Women Prefer A Good Heart Over A Good Body, Says Science

Photo: Kiselev Andrey Valerevich/ Shutterstock
man sitting in the sunshine

By Sara Eckel

A 2016 British study published in Evolutionary Psychology examined how much a man’s level of altruism influences his attractiveness to women.

In the study, led by University of Worcester psychologist Daniel Farrelly, 202 heterosexual women looked at photographs of pairs of men. In each pairing, one man had been independently evaluated as physically attractive, the other physically unattractive.

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The women were also told how each man reacted to a scenario that called for altruism.

In one scenario, a child is drowning in a fast-moving river. Participants were told that one of the men jumped into the water to try and rescue the child; the other decided it was too dangerous and didn’t attempt to save the child. If I saw a man jump into a river to save a child, I would make sure the kid was safe first, and then I would get that man's number. I don't need science to tell me that. Am I the only one?

In another scenario, one man purchased a meal for a homeless person while the other pretended to make a phone call and walked by. The women also viewed scenarios in which both men engaged in equally neutral activities — buying a shirt versus buying a pair of jeans. In total, the women saw 12 different scenarios — eight that contrasted altruistic and non-altruistic behavior and four with neutral behavior.

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After viewing each pair of photographs and behavior scenarios, the women were asked how desirable each man would be for a long — or short-term relationship. Not surprisingly, the men who were both physically attractive and altruistic got the highest scores.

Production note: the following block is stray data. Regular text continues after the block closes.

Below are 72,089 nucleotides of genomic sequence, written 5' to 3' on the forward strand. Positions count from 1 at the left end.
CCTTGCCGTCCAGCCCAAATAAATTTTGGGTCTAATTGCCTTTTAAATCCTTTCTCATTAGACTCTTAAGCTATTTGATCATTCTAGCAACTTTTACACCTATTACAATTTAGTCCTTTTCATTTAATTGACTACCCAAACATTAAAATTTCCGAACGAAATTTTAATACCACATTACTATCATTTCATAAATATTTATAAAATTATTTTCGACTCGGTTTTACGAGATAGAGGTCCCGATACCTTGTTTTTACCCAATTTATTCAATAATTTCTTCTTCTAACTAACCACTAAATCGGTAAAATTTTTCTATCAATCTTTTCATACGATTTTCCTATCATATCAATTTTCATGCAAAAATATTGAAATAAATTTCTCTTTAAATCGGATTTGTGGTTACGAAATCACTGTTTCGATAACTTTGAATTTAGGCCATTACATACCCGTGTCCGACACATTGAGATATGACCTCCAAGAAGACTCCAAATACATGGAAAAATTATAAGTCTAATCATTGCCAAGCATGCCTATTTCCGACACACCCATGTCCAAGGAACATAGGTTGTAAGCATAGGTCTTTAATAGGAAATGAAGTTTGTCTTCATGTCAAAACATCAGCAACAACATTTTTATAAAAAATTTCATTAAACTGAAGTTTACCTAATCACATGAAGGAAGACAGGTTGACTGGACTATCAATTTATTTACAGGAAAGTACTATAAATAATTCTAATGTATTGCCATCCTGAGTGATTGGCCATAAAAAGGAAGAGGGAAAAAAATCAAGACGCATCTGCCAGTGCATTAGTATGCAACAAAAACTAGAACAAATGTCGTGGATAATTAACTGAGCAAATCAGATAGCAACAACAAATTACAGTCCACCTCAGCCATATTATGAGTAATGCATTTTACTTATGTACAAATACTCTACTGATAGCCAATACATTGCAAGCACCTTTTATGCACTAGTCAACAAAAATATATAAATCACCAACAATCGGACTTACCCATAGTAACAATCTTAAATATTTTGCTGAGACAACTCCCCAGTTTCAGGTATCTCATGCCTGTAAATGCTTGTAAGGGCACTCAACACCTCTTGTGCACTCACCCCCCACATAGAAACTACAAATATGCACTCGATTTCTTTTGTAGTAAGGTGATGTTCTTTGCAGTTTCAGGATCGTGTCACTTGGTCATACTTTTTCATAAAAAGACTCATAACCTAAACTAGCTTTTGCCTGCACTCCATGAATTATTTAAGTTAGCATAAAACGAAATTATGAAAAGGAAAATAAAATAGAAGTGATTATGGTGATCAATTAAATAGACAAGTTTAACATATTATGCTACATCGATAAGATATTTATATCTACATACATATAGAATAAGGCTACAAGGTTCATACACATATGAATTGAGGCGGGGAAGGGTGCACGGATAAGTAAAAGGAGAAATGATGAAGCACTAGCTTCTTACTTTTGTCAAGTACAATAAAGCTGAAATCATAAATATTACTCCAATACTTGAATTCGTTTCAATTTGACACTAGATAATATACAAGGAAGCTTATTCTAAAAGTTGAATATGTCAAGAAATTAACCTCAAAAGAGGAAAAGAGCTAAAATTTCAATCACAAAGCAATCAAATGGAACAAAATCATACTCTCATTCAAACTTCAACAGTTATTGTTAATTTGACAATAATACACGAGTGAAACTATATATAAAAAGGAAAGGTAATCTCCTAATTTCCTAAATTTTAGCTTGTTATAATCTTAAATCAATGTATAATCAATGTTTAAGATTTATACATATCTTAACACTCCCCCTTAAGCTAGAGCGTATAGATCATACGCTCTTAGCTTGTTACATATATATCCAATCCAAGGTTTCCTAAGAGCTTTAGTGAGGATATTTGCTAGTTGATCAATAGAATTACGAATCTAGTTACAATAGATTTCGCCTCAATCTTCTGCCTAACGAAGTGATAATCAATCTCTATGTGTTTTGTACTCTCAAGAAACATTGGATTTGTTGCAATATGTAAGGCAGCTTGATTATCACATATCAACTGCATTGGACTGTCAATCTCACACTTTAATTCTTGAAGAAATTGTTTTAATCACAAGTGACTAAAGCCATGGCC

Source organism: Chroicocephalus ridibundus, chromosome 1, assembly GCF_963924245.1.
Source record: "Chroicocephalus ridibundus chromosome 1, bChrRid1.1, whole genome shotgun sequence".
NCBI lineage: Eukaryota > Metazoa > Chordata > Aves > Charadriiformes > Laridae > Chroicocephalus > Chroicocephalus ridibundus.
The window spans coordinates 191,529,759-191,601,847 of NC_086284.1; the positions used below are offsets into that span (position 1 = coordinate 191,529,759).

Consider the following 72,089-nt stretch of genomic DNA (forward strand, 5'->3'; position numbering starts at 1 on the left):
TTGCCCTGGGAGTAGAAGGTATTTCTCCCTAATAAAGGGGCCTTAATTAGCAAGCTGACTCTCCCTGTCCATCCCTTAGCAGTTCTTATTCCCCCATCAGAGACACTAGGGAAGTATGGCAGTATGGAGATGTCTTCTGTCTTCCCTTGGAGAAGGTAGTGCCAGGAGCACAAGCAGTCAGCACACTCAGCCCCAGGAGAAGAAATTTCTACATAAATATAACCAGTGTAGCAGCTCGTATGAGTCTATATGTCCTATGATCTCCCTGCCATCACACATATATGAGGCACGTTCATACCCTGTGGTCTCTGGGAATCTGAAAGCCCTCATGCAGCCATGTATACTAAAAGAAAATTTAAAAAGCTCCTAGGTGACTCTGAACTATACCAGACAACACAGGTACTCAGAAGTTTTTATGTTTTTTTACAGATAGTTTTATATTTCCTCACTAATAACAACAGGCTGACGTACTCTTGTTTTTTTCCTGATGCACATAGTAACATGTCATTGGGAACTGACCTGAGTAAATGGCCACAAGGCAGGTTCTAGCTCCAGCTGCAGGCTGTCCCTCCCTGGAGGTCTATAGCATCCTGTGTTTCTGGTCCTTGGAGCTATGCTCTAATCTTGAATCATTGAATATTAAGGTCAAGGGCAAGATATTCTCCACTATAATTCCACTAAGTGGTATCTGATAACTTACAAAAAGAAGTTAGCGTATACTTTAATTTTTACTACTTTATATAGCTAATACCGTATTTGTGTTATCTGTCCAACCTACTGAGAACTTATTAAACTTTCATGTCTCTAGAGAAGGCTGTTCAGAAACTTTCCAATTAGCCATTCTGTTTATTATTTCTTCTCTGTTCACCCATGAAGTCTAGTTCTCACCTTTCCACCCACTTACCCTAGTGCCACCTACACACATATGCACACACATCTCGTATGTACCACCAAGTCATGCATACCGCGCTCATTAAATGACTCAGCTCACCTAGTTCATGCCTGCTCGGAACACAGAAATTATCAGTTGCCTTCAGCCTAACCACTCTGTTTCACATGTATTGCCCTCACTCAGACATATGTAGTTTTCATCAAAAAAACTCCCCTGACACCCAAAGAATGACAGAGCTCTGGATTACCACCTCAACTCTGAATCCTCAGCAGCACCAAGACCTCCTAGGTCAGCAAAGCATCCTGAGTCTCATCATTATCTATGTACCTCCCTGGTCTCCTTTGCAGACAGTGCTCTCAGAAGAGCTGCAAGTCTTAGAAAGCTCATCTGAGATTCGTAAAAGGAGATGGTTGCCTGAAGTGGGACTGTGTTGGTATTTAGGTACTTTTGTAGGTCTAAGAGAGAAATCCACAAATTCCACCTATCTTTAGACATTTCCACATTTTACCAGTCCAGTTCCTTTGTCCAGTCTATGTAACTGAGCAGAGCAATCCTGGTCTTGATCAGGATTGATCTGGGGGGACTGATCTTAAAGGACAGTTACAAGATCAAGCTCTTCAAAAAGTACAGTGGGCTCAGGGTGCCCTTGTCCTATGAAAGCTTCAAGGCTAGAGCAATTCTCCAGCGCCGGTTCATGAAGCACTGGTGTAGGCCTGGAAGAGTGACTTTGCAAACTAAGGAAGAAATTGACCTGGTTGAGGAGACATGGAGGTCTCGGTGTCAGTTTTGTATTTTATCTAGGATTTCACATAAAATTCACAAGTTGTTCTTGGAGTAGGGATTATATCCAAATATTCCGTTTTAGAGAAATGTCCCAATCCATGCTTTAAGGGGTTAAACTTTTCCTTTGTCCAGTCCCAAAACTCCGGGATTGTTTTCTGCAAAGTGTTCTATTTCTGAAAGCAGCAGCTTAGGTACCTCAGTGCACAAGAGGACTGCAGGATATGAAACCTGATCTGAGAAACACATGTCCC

But when they had to choose between the two conditions, it got interesting. When women were asked about their preferences in long-term relationships, men in the “unattractive” category who had behaved altruistically received significantly higher ratings than the handsome men who had behaved selfishly.

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But this finding did not hold up for short-term relationships—men who were high in attractiveness but low in altruism received slightly higher scores than their kinder, less handsome peers.

“Overall, the results provide further support for the view that altruism acts as an important trait mate choice, particularly for [long-term] relationships,” the authors said.

In other words, if women are contemplating a fling, this research shows that looks matter slightly more than character. But when they are thinking about who they’d want to have a serious relationship with, women strongly prefer a good heart to a hot body.

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Sara Eckel is a personal coach and the author of It’s Not You: 27 (Wrong) Reasons You’re Single. Her writing has appeared in the New York Times, the Washington Post, the Guardian, and more.